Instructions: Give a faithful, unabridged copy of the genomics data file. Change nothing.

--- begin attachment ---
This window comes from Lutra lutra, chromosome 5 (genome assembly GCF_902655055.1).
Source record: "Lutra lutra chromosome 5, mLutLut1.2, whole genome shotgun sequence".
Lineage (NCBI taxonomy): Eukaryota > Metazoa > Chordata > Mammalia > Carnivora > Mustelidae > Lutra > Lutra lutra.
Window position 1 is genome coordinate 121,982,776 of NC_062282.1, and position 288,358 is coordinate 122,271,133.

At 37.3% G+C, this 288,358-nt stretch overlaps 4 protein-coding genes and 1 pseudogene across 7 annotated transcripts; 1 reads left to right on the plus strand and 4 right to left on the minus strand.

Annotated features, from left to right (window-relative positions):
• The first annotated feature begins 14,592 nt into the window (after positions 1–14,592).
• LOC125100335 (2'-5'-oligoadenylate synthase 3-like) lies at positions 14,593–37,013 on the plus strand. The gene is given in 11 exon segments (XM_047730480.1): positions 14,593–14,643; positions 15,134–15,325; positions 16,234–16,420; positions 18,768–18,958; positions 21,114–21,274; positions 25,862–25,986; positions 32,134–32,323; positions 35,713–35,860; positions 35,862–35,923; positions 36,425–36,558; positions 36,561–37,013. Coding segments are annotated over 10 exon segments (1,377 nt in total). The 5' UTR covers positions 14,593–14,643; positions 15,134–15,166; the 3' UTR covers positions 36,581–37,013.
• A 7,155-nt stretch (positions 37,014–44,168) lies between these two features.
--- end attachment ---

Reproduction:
This window comes from Lutra lutra, chromosome 5 (genome assembly GCF_902655055.1).
Source record: "Lutra lutra chromosome 5, mLutLut1.2, whole genome shotgun sequence".
Lineage (NCBI taxonomy): Eukaryota > Metazoa > Chordata > Mammalia > Carnivora > Mustelidae > Lutra > Lutra lutra.
Window position 1 is genome coordinate 121,982,776 of NC_062282.1, and position 288,358 is coordinate 122,271,133.

At 37.3% G+C, this 288,358-nt stretch overlaps 4 protein-coding genes and 1 pseudogene across 7 annotated transcripts; 1 reads left to right on the plus strand and 4 right to left on the minus strand.

Annotated features, from left to right (window-relative positions):
• The first annotated feature begins 14,592 nt into the window (after positions 1–14,592).
• LOC125100335 (2'-5'-oligoadenylate synthase 3-like) lies at positions 14,593–37,013 on the plus strand. The gene is given in 11 exon segments (XM_047730480.1): positions 14,593–14,643; positions 15,134–15,325; positions 16,234–16,420; positions 18,768–18,958; positions 21,114–21,274; positions 25,862–25,986; positions 32,134–32,323; positions 35,713–35,860; positions 35,862–35,923; positions 36,425–36,558; positions 36,561–37,013. Coding segments are annotated over 10 exon segments (1,377 nt in total). The 5' UTR covers positions 14,593–14,643; positions 15,134–15,166; the 3' UTR covers positions 36,581–37,013.
• A 7,155-nt stretch (positions 37,014–44,168) lies between these two features.